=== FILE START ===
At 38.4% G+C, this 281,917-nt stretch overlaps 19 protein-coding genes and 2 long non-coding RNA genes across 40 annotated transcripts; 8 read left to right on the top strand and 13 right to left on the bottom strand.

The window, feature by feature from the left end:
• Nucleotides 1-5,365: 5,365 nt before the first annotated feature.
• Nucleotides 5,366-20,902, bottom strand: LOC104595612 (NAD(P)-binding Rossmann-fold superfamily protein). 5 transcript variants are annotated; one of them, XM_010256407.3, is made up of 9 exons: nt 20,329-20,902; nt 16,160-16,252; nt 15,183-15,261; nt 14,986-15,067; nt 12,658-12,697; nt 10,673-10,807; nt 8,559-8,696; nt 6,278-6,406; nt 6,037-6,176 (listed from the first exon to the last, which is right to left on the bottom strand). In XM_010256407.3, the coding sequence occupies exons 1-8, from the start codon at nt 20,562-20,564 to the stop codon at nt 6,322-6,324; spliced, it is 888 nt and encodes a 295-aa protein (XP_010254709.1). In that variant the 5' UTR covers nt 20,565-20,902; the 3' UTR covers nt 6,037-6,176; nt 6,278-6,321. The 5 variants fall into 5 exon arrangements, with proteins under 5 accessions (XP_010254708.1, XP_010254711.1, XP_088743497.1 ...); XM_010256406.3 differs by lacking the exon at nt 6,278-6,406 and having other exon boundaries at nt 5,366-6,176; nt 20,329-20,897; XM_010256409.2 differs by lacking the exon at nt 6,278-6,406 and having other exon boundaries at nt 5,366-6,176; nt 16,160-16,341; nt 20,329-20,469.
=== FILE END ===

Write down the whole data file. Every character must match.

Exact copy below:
At 38.4% G+C, this 281,917-nt stretch overlaps 19 protein-coding genes and 2 long non-coding RNA genes across 40 annotated transcripts; 8 read left to right on the top strand and 13 right to left on the bottom strand.

The window, feature by feature from the left end:
• Nucleotides 1-5,365: 5,365 nt before the first annotated feature.
• Nucleotides 5,366-20,902, bottom strand: LOC104595612 (NAD(P)-binding Rossmann-fold superfamily protein). 5 transcript variants are annotated; one of them, XM_010256407.3, is made up of 9 exons: nt 20,329-20,902; nt 16,160-16,252; nt 15,183-15,261; nt 14,986-15,067; nt 12,658-12,697; nt 10,673-10,807; nt 8,559-8,696; nt 6,278-6,406; nt 6,037-6,176 (listed from the first exon to the last, which is right to left on the bottom strand). In XM_010256407.3, the coding sequence occupies exons 1-8, from the start codon at nt 20,562-20,564 to the stop codon at nt 6,322-6,324; spliced, it is 888 nt and encodes a 295-aa protein (XP_010254709.1). In that variant the 5' UTR covers nt 20,565-20,902; the 3' UTR covers nt 6,037-6,176; nt 6,278-6,321. The 5 variants fall into 5 exon arrangements, with proteins under 5 accessions (XP_010254708.1, XP_010254711.1, XP_088743497.1 ...); XM_010256406.3 differs by lacking the exon at nt 6,278-6,406 and having other exon boundaries at nt 5,366-6,176; nt 20,329-20,897; XM_010256409.2 differs by lacking the exon at nt 6,278-6,406 and having other exon boundaries at nt 5,366-6,176; nt 16,160-16,341; nt 20,329-20,469.